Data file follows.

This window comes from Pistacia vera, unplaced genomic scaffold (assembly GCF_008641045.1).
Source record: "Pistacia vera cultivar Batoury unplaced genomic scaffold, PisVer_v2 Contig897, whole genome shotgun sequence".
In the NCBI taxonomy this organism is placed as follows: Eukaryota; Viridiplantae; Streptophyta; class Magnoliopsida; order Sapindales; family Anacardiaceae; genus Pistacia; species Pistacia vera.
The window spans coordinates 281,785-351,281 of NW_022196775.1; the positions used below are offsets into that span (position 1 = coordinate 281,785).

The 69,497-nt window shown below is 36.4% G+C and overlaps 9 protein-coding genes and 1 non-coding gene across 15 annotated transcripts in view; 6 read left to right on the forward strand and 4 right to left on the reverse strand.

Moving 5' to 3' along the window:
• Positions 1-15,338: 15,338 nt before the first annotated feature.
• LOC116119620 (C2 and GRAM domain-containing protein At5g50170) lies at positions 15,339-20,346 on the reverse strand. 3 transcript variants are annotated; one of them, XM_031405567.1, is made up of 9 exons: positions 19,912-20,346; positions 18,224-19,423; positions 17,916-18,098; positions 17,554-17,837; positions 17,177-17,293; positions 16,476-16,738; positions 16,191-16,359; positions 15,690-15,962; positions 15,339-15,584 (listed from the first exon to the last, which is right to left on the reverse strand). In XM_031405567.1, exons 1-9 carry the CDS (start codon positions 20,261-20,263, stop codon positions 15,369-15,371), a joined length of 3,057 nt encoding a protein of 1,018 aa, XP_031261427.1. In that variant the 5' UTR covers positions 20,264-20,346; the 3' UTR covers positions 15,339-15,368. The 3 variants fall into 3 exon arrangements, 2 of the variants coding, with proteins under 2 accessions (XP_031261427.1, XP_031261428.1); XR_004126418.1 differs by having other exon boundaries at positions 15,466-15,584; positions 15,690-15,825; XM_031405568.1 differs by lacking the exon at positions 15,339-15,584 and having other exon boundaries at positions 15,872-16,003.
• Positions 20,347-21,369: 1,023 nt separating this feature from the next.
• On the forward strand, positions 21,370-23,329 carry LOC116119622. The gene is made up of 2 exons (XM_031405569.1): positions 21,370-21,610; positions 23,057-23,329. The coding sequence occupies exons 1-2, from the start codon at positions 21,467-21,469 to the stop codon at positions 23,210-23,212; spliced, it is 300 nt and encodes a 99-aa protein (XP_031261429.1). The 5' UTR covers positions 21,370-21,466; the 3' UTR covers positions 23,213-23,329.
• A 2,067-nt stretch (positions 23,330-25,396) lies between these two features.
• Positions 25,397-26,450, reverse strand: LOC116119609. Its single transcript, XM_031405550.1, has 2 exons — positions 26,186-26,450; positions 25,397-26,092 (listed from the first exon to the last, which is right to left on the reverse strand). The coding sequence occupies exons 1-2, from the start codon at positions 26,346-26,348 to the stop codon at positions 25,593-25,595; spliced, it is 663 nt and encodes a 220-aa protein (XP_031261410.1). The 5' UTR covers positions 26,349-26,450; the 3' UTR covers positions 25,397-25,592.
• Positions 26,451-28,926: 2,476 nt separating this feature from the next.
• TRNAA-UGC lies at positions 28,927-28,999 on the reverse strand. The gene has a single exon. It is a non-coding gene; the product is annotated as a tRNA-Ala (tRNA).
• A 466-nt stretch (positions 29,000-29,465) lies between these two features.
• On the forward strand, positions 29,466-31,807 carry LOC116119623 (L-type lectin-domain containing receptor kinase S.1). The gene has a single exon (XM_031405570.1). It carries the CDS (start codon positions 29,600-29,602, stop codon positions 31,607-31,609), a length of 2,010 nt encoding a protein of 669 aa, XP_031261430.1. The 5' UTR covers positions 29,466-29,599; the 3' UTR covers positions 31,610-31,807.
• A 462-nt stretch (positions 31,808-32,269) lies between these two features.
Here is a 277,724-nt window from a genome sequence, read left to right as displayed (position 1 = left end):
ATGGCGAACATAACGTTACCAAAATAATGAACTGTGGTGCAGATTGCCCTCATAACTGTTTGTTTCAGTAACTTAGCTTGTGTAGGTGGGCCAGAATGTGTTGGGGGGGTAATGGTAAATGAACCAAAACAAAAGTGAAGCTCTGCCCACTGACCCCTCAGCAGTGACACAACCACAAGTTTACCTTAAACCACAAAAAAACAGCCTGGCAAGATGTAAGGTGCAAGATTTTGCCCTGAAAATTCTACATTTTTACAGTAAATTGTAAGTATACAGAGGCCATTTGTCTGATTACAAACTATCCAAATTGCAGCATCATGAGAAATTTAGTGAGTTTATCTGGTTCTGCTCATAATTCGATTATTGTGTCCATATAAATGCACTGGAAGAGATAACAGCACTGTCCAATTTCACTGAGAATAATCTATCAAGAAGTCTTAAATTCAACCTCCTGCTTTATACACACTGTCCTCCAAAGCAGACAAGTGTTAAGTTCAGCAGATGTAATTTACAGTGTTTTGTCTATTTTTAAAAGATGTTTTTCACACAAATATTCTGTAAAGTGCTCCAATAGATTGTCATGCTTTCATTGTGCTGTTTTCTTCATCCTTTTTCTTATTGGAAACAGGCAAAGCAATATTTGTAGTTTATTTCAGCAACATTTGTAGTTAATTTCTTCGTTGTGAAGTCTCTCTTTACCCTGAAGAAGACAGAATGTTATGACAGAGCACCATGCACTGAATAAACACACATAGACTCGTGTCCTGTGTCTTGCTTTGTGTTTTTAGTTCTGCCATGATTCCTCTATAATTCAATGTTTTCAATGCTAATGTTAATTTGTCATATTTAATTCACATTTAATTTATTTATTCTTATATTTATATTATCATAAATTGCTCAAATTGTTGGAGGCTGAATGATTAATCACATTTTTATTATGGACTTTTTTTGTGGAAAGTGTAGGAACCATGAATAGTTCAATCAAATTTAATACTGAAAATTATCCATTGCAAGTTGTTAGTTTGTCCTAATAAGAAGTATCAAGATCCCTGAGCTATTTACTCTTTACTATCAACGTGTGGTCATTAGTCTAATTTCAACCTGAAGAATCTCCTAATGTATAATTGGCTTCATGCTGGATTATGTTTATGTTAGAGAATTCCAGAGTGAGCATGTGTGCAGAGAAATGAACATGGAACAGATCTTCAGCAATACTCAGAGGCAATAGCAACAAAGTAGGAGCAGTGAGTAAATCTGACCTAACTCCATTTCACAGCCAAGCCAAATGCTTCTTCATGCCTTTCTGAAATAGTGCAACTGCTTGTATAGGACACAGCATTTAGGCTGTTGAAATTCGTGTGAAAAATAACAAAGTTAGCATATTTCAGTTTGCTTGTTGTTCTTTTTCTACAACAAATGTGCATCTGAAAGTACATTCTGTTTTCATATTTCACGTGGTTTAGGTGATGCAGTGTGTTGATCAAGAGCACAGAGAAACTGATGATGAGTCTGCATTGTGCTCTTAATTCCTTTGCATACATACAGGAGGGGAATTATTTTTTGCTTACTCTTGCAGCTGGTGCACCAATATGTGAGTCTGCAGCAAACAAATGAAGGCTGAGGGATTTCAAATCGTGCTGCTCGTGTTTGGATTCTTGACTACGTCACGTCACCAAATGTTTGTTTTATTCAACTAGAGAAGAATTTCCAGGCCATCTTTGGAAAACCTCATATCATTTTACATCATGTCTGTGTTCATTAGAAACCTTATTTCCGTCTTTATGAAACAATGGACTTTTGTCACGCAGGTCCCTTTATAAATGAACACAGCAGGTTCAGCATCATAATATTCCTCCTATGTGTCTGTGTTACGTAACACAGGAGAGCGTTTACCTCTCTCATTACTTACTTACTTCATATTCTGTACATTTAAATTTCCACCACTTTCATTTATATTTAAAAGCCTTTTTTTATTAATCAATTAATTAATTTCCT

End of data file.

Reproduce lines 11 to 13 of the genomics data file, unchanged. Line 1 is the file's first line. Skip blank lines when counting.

• A 2,067-nt stretch (positions 23,330-25,396) lies between these two features.
• Positions 25,397-26,450, reverse strand: LOC116119609. Its single transcript, XM_031405550.1, has 2 exons — positions 26,186-26,450; positions 25,397-26,092 (listed from the first exon to the last, which is right to left on the reverse strand). The coding sequence occupies exons 1-2, from the start codon at positions 26,346-26,348 to the stop codon at positions 25,593-25,595; spliced, it is 663 nt and encodes a 220-aa protein (XP_031261410.1). The 5' UTR covers positions 26,349-26,450; the 3' UTR covers positions 25,397-25,592.
• Positions 26,451-28,926: 2,476 nt separating this feature from the next.